#2 2021 Toyota Sienna
The Toyota Sienna, despite its possibly exaggerated front grille, is the most no-nonsense minivan. It promises little more than comfort, utility, and efficiency, and flawlessly delivers on every point. It’s the minivan of current minivans.
But not all is perfect as everyone who participated in this test found the Sienna to be down on power. More specifically, short on passing or merging power with its combined 245 horsepower. Off the line, the AWD’s extra electric motor provides a rewarding dose of initial torque for superb urban driving. However, the eCVT and typically noisy and harsh 2.5-litre 4-cylinder engine ruin the experience. The quiet limited electric range is abruptly disturbed by the petrol engine and under medium to hard acceleration, the eCVT’s programming annoyingly holds engine speeds.
Outside of the faintly less-than-perfect powertrain lies a generally comfortable and capable chassis. With the included 18-inch wheels and tires, our tester proved docile over rougher surfaces, albeit not as composed as the Kia or Honda. The Sienna remains extremely competent in all driving situations. Steering and brakes are up to expectations.
The cabin and dashboard, although not terribly attractive, are the most utilitarian as they afford the most storage solutions. The main offender is the 9-inch touchscreen’s antiquated display and graphics. The Sienna does provide when fitted with the 2nd-row long slide captain seats, the best possible seating configuration. The simple fact that the captain seats can travel as much brings the rear passengers closer to the front or, when needed, create an enormous area to tend to the kids’ needs when immobile – a blessing in winter.
With the exception of its incredible average 7L/100km fuel efficiency and second-row versatility, it wins in no other category. Even so, the Sienna only comes in last when overall power is debated – in every other respect, it’s second or third. This is why we think it is the most well-rounded minivan in the segment. But taking the honours in only two aspects kept it from the top spot.
#1 2021 Honda Odyssey
The fact that the Honda Odyssey wins this comparison if by a very slim margin, is the result of its packaging, reputation, and overall driving experience.
Although the Odyssey is not the most spacious or versatile, it too scores high in a sufficient number of sections to make it our favorite. This minivan has no true shortcoming other than being offered only with FWD and its 12L/100km fuel consumption. That’s really all there is to point out, or nearly.
Everyone who participated in this review is a parent who still thoroughly enjoys the task of driving. It is this typically Honda connection that all of us felt that drew us in. The Odyssey is the lightest, most agile, and nimble minivan of the lot. It’s the easiest drive as it doesn’t respond in the way its overall size might suggest.
The Honda’s powertrain is also our favorite. The 280-horsepower 3.5-litre V6 engine and 10-speed automatic transmission are a match made in heaven. Despite being the “weakest” V6 in the category, the Odyssey seems quickest and most responsive. The transmission seamlessly glides from gear to gear under normal cruising. Should the need for power arise, the V6 and 10-speed will happily oblige.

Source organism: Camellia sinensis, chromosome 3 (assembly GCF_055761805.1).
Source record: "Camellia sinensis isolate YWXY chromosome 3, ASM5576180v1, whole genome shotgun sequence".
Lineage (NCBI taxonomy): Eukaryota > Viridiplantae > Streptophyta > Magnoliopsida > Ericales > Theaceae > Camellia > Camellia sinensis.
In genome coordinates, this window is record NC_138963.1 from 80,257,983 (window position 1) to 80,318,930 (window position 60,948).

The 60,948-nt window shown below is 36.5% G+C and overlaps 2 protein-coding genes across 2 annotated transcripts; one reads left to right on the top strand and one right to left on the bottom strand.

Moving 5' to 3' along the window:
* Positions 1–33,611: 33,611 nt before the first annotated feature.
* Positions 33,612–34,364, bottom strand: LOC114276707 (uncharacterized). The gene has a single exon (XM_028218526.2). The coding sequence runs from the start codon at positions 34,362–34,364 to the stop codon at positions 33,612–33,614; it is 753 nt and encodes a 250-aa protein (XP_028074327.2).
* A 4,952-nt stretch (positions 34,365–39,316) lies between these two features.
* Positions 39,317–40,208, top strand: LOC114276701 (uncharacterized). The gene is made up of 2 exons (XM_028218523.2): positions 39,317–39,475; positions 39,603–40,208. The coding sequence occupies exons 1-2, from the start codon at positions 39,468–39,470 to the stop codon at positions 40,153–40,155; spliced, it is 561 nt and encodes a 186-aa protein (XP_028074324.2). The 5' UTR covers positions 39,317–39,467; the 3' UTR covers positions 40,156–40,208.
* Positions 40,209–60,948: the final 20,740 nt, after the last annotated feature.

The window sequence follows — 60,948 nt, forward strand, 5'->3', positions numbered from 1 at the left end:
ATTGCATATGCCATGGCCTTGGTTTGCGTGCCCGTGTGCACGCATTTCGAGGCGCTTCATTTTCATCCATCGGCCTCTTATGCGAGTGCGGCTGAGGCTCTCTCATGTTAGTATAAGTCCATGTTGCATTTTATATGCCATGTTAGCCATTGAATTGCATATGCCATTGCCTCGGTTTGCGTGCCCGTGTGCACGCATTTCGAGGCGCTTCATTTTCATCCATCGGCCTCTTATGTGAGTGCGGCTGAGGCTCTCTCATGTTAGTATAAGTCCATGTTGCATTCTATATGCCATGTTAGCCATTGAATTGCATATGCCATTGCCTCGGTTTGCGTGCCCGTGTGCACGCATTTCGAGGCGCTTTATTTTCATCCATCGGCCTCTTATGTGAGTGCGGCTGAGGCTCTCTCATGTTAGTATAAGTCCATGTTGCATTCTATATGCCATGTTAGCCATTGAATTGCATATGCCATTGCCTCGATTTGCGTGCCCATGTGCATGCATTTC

The ride quality is exceptional in the way that the chassis delivers comforting damping all the while limiting body-roll with sharp-for-a-minivan reflexes. The best way to describe the driving experience is that it is refined and satisfying.
If we needed to find another flaw with the Honda Odyssey, we’d point out the dashboard’s less than ideal shifter “buttons” and its overall presentation. Also, starting at $43,105, the Odyssey EX-RES is the most expensive base minivan in the segment. We’re trying here…
The 2021 Honda Odyssey (and 2022) is the sports car of the group and the most fulfilling to command.
You might have noticed that we barely touch on styling in this review. The reasons are simple: 1- The review is long enough and 2- This aspect is entirely subjective. When we quickly discussed this topic amongst ourselves, we all agreed that the Kia was the standout if mostly because of its premium SUV-like design but could not come to truly criticize the others. Some may find the Sienna hideous, others may find the Odyssey too stunted, while others could point out that the Pacifica is unconvincingly trying hard not to be a minivan. Whatever tickles your fancy.
There’s a shift taking place in the segment at the moment. For seemingly ever, the Chrysler minivans have reigned supreme. At one point, combined sales from Chrysler and Dodge vehicles nearly outnumbered all others combined. Lately, FCA/Stellantis’ recent minivan brand and name shuffling looks to have confused a number of consumers as the once insurmountable gap is rapidly narrowing.
The new offerings and the old favorites, namely the Sienna and Odyssey, have gained much ground. In fact, so far this year, the all-new Toyota Sienna is leading all sales in Canada and is second only to the Pacifica, by only a few thousand units, in the US. A full year of Kia Carnival sales will undoubtedly further hurt Chrysler’s share of the segment.
Finally, the ranking is based on subjective and objective ratings as well as personal preferences. Among us four, one selected the Carnival as their favorite while another preferred the Sienna, and yet another picked the Odyssey. The final member was equally torn between the Odyssey and the Sienna.
The bottom line is that today’s minivans are not what they once were. Like the giraffe, of which we now know there are four distinct species, these four vehicles are minivans by name, but each delivers a divergent personality. In our book, both the Honda Odyssey narrowly positioned ahead of the Sienna, and the Toyota has the most family-friendly temperaments.